Another Green Lantern shows up in Wonder Woman #19 (written by Gail Simone, pencilled by Bernard Chang, inked by Jon Holdridge), but since he’s unfamiliar to us, Diana spends most of the issue fighting him. It’s a good illustration of the “fighting shows the value of not fighting” philosophy that informs the modern take on Wonder Woman, and it has the added advantage of letting Diana go one-on-one with a Green Lantern. Meanwhile, Etta Candy and a couple of Khunds have their own roles to play in deciding the fate of the planet. The art is good, but I still can’t put my finger on who Chang’s WW looks like. I was also pleasantly surprised at the ending, which I hope has repercussions down the line.

Speaking of repercussions, Booster Gold #8 (written by Geoff Johns and Jeff Katz, pencilled by Dan Jurgens, inked by Norm Rapmund) finds the death-cheating Blue Beetle and Booster Gold teaming up with a motley crew of superheroes to invade Max Lord’s headquarters and maybe try to free Superman from Max’s mental control. Yeah, good luck with that. Johns and Katz’s script is good as usual, and I notice this issue how much more fluid Dan Jurgens’ figures have gotten over the course of this series. It’s another solid issue of a title which might just make DC’s labyrinthine history accessible to (and, more importantly, fun for) the casual reader.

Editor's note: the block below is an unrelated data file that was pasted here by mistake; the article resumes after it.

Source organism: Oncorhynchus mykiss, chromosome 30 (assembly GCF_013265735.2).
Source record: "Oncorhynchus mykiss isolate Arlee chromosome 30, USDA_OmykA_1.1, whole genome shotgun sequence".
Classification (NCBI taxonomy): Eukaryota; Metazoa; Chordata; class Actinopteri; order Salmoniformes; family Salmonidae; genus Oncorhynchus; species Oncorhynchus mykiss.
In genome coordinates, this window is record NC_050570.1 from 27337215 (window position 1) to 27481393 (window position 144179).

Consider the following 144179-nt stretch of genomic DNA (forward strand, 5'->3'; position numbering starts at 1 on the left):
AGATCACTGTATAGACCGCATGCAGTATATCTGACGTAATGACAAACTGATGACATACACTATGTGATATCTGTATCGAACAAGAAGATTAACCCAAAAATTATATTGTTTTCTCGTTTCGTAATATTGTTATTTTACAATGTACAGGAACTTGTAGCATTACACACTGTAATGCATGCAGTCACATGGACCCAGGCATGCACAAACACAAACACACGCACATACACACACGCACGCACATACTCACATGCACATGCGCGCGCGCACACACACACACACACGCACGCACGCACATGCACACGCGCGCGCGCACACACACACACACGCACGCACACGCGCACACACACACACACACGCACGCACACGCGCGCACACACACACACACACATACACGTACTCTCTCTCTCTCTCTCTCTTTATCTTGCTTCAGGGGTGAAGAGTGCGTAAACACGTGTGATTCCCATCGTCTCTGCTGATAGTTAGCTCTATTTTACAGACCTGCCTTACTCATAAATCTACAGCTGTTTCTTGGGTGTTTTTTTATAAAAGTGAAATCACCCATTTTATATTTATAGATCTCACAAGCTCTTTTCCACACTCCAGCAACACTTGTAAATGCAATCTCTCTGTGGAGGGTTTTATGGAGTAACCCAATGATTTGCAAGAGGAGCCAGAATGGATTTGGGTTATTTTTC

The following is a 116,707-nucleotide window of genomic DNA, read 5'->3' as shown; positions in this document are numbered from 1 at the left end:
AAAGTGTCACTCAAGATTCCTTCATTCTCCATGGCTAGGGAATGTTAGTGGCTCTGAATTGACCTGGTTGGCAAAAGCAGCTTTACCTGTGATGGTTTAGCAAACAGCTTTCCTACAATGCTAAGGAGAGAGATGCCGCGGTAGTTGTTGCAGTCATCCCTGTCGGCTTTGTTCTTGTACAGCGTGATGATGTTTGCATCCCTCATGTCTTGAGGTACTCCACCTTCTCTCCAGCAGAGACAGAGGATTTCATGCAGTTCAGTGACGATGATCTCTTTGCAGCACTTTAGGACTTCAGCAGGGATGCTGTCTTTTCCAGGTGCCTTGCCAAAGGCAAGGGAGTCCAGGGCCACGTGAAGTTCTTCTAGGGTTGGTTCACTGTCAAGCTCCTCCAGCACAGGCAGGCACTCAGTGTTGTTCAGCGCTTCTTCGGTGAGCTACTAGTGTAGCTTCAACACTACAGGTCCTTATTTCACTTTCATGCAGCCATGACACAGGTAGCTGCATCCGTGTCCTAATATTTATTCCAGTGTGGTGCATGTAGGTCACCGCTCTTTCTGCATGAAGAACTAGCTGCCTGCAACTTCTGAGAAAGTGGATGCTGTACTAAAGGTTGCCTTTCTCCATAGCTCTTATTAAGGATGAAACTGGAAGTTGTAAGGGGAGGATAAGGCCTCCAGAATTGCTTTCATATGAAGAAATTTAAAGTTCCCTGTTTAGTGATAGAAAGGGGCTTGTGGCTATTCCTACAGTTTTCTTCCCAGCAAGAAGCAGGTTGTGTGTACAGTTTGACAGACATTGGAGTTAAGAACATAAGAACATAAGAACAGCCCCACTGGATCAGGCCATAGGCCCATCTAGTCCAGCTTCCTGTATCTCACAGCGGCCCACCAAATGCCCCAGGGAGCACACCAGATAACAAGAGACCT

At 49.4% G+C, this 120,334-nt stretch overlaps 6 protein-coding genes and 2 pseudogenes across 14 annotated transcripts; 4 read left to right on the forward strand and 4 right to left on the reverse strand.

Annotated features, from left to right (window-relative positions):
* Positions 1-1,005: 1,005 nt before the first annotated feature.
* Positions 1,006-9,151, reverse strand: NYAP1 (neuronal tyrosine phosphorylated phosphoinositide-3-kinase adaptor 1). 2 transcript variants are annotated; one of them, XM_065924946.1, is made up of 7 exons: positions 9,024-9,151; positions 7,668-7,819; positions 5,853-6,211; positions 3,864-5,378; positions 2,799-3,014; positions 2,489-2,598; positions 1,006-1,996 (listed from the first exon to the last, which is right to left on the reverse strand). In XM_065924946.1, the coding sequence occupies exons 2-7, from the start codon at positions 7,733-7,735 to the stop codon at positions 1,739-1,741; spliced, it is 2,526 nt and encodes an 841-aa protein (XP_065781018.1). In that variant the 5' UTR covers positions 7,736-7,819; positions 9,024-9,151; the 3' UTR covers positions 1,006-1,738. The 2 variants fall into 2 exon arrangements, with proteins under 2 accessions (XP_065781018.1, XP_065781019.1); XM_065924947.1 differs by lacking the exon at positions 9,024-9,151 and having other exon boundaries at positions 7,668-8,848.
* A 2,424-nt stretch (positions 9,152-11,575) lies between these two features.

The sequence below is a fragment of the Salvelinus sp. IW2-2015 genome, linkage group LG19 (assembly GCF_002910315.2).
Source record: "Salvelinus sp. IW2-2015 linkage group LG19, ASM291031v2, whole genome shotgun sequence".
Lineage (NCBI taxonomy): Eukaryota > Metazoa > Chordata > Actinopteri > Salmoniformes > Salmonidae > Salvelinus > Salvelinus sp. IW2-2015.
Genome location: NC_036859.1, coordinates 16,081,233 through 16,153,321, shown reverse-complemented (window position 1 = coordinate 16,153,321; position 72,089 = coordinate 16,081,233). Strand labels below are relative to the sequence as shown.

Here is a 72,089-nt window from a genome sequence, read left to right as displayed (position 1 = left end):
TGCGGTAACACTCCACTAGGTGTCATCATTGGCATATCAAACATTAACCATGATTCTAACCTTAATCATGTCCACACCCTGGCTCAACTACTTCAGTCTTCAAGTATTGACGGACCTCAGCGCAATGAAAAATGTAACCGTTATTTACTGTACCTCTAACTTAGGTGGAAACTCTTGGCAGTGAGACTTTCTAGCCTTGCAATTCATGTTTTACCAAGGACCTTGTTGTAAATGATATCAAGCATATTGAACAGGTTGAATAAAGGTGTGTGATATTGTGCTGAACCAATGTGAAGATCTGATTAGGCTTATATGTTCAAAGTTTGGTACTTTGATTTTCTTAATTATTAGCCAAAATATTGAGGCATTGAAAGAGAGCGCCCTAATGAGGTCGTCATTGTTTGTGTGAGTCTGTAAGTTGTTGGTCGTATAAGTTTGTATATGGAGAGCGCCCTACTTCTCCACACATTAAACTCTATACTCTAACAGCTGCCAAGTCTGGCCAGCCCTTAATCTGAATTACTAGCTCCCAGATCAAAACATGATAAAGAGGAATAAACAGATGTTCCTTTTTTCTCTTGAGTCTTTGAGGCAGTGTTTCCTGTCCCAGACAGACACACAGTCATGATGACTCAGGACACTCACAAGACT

On the other hand, there’s Countdown #3 (written by Paul Dini and Sean McKeever, story consultant Keith Giffen, drawn by Freddie Williams II), a Superman/Darkseid fight involving Dark Mary Marvel, a Kryptonite-powered Jimmy Olsen, and the Atom. There’s 40-odd pages left in this monster storyline, and they’ll pick up on Wednesday with Jimmy Vs. Darkseid. I can’t make that sound any better. Freddie Williams, bless his heart, isn’t quite the right artist for this throwdown either — his characters look just a little too goofy for what’s obviously meant to be serious business. Well, except for the last page, but I think that on some level that’s meant to be serious too … and if so, that’s just sad.